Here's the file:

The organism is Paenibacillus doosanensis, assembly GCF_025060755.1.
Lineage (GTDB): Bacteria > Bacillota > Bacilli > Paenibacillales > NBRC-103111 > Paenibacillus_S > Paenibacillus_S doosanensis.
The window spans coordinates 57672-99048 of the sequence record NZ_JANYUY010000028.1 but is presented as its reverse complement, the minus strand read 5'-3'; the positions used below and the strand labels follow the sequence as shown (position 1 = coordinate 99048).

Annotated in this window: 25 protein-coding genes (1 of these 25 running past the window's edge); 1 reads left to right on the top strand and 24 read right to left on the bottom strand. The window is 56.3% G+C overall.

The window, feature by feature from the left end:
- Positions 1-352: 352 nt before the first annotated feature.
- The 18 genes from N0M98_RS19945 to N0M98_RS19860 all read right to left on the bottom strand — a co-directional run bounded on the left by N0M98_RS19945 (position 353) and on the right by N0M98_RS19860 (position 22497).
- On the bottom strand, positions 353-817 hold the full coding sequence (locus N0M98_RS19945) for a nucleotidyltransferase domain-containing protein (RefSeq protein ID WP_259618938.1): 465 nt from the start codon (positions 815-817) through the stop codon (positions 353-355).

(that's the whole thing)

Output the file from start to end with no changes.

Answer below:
The organism is Paenibacillus doosanensis, assembly GCF_025060755.1.
Lineage (GTDB): Bacteria > Bacillota > Bacilli > Paenibacillales > NBRC-103111 > Paenibacillus_S > Paenibacillus_S doosanensis.
The window spans coordinates 57672-99048 of the sequence record NZ_JANYUY010000028.1 but is presented as its reverse complement, the minus strand read 5'-3'; the positions used below and the strand labels follow the sequence as shown (position 1 = coordinate 99048).

Annotated in this window: 25 protein-coding genes (1 of these 25 running past the window's edge); 1 reads left to right on the top strand and 24 read right to left on the bottom strand. The window is 56.3% G+C overall.

The window, feature by feature from the left end:
- Positions 1-352: 352 nt before the first annotated feature.
- The 18 genes from N0M98_RS19945 to N0M98_RS19860 all read right to left on the bottom strand — a co-directional run bounded on the left by N0M98_RS19945 (position 353) and on the right by N0M98_RS19860 (position 22497).
- On the bottom strand, positions 353-817 hold the full coding sequence (locus N0M98_RS19945) for a nucleotidyltransferase domain-containing protein (RefSeq protein ID WP_259618938.1): 465 nt from the start codon (positions 815-817) through the stop codon (positions 353-355).